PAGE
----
Not many buildings in London rival the architectural beauty of Hampton Court Palace. The vast and spectacular palace attracts visitors from far and wide, and it’s easy to see why.
With over 60 acres of award-winning gardens and a palace jam-packed with royal rooms and art collections, Hampton Court Palace also features the intriguing Haunted Gallery, which is rumoured to be haunted by the ghost of Catherine Howard.
The palace was originally built in the early 16th century for Thomas Wolsey, a powerful cardinal and chief advisor to King Henry VIII. He envisioned a palace so spectacular he would entertain royalty from home and across Europe.
In fact, Wolsey did such a great job Henry VIII booted him out and took the palace for himself. The palace was one of King Henry VIII’s much-loved residences and continued to be a favoured royal residence for the next several centuries.
Allow yourself plenty of time to explore this extraordinary palace. We guarantee you will lose yourself in its fascinating history and remarkable landscape.
No Tudor tour is complete without seeing the spot where King Henry VIII grew up. True, Eltham Palace is a bit further afield than other Tudor buildings, but it is certainly worth the visit.
Located in the Royal Borough of Greenwich, Eltham Palace was once a medieval palace and served as a residence for several monarchs.
The ancient building features stunning gardens, a Great Hall and a series of beautifully decorated chambers, including the Chapel Royal and the King’s Bedroom. Despite its grandeur, it was eventually abandoned and fell into disrepair.
During the beginning of the 20th century, the palace was restored and is now a popular visitor attraction, hosting guided tours and events throughout the year.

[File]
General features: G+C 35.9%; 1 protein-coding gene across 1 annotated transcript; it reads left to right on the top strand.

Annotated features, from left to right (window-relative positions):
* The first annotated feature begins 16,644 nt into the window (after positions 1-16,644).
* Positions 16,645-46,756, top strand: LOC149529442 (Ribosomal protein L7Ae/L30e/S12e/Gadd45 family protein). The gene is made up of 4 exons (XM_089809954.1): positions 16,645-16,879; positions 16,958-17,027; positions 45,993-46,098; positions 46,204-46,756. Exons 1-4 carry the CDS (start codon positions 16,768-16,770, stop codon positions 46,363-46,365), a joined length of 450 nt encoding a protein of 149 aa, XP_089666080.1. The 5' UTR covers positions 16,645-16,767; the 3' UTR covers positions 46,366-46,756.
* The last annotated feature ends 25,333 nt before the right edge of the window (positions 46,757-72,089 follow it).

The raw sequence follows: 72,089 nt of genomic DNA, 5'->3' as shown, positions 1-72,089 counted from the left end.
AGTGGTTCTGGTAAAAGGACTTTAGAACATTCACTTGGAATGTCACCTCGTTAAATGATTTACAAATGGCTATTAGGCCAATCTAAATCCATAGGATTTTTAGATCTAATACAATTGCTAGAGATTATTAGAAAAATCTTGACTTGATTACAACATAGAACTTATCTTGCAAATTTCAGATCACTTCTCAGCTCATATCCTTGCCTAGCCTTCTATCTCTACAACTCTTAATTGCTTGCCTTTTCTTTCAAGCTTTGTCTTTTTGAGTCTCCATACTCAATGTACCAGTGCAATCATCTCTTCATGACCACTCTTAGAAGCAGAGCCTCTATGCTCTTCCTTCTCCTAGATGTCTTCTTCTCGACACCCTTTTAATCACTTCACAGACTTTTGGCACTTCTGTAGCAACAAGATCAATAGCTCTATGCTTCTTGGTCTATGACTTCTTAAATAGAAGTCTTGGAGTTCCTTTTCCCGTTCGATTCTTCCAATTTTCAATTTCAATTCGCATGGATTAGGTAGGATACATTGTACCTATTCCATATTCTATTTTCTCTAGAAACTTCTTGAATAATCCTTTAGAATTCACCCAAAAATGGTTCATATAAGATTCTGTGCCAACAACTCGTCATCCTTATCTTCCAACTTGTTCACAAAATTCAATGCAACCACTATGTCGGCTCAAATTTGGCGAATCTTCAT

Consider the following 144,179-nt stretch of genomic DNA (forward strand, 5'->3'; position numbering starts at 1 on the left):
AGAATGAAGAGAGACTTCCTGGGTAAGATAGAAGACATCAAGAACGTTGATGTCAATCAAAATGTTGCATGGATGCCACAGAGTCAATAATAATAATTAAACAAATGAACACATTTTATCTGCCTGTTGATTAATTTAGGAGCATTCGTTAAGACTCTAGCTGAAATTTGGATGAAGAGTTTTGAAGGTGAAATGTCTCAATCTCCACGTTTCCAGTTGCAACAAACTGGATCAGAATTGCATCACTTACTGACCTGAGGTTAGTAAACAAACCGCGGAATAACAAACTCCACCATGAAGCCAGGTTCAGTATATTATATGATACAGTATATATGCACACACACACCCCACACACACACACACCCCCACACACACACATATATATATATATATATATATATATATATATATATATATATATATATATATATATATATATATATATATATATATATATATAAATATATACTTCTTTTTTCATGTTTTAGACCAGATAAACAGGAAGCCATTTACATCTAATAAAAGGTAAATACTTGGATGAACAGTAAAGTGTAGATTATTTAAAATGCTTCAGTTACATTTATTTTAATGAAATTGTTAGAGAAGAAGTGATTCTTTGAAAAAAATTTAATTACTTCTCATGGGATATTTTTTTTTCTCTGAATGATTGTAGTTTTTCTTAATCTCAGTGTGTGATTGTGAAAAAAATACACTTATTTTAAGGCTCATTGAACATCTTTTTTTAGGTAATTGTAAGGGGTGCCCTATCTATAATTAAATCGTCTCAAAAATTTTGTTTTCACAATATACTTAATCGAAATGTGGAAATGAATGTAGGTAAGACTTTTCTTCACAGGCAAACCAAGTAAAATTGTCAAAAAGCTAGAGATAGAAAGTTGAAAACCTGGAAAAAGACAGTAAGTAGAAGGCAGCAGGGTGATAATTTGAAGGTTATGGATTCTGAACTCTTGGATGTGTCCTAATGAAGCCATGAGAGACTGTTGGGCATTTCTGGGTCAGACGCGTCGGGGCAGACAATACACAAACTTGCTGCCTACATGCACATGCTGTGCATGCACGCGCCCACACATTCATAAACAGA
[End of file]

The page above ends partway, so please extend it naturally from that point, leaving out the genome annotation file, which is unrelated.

Sir Ralph Sadleir, a close aide of Thomas Cromwell, originally owned this three-storey Tudor house in London. It was one of the few residences made from brick, a sign of wealth at the time, and was known as ‘the bryk house’.
Here, you can step back in time and envision life as a wealthy Tudor. There are beautifully preserved interiors to explore, from the Tudor Kitchen to the Great Chamber and a historic courtyard. Just watch your back – this is another spooky haunt and appears in a 2007 episode of ‘Most Haunted’.
Originally used to weigh wool (yes, that was actually a thing back then, thanks to Edward I’s 1275 wool tax), Staple Inn is now owned by the Institute of Actuaries.
The stunning black and white façade, with its iconic Tudor-style timber frame design, stretches across several shops and restaurants. The beautiful stained glass in the Great Hall still survives to this day. Quite an impressive feat since it witnessed The Great Fire of London, the Plague and two World Wars.
St James Palace
Located in the heart of London, this royal residence is often overshadowed by other royal landmarks. However, this red-brick building is a worthy stop on the Tudor trail.
Long before Buckingham Palace loomed over London, King Henry VIII ordered the construction of St James Palace. Built in 1531, the palace was a place for the king to escape the pressures of court life.
Here, he spent quality time with his second wife, Ann Boleyn (who was doomed to be sentenced for high treason and beheading).
Nowadays, St James Palace is a working palace and has been a key part of several significant moments in history. As recently as September 2022, The Accession Council formally met to proclaim King Charles III as monarch.
The building is a prime example of Tudor-style architecture. Despite a fire destroying much of the palace in the 19th century, parts of the residence still survive to this day.
One of the most iconic structures that remain is the Great Gatehouse. With its red and white stone façades, you can even see the initials H&A (Henry and Anne) carved above the doorway arches.
As it is still a working palace, unfortunately, you can’t have a nose inside. But the external building is incredible, and you might spot a senior royal if you are lucky.
Fulham Palace is a gorgeous stately home that we can trace back an incredible 1,300 years. With bags of history, the building was a summer retreat for the bishops of London. Later it expanded to become a palace, attracting the wealthy and the royal.
With stunning historic rooms, plush gardens, Tudor courtyard and located just by the River Thames, it’s easy to see why this is a popular wedding venue. Look closely, and you can still see traces of the Tudor era today.
This stunning venue has an incredible history. In fact, archaeological excavations on the 13-acre site found evidence going as far back as the Neolithic, Iron Age and Roman age.
Nowadays, Fulham Palace is home to a free museum showcasing its rich history and boasts an action-packed calendar of events.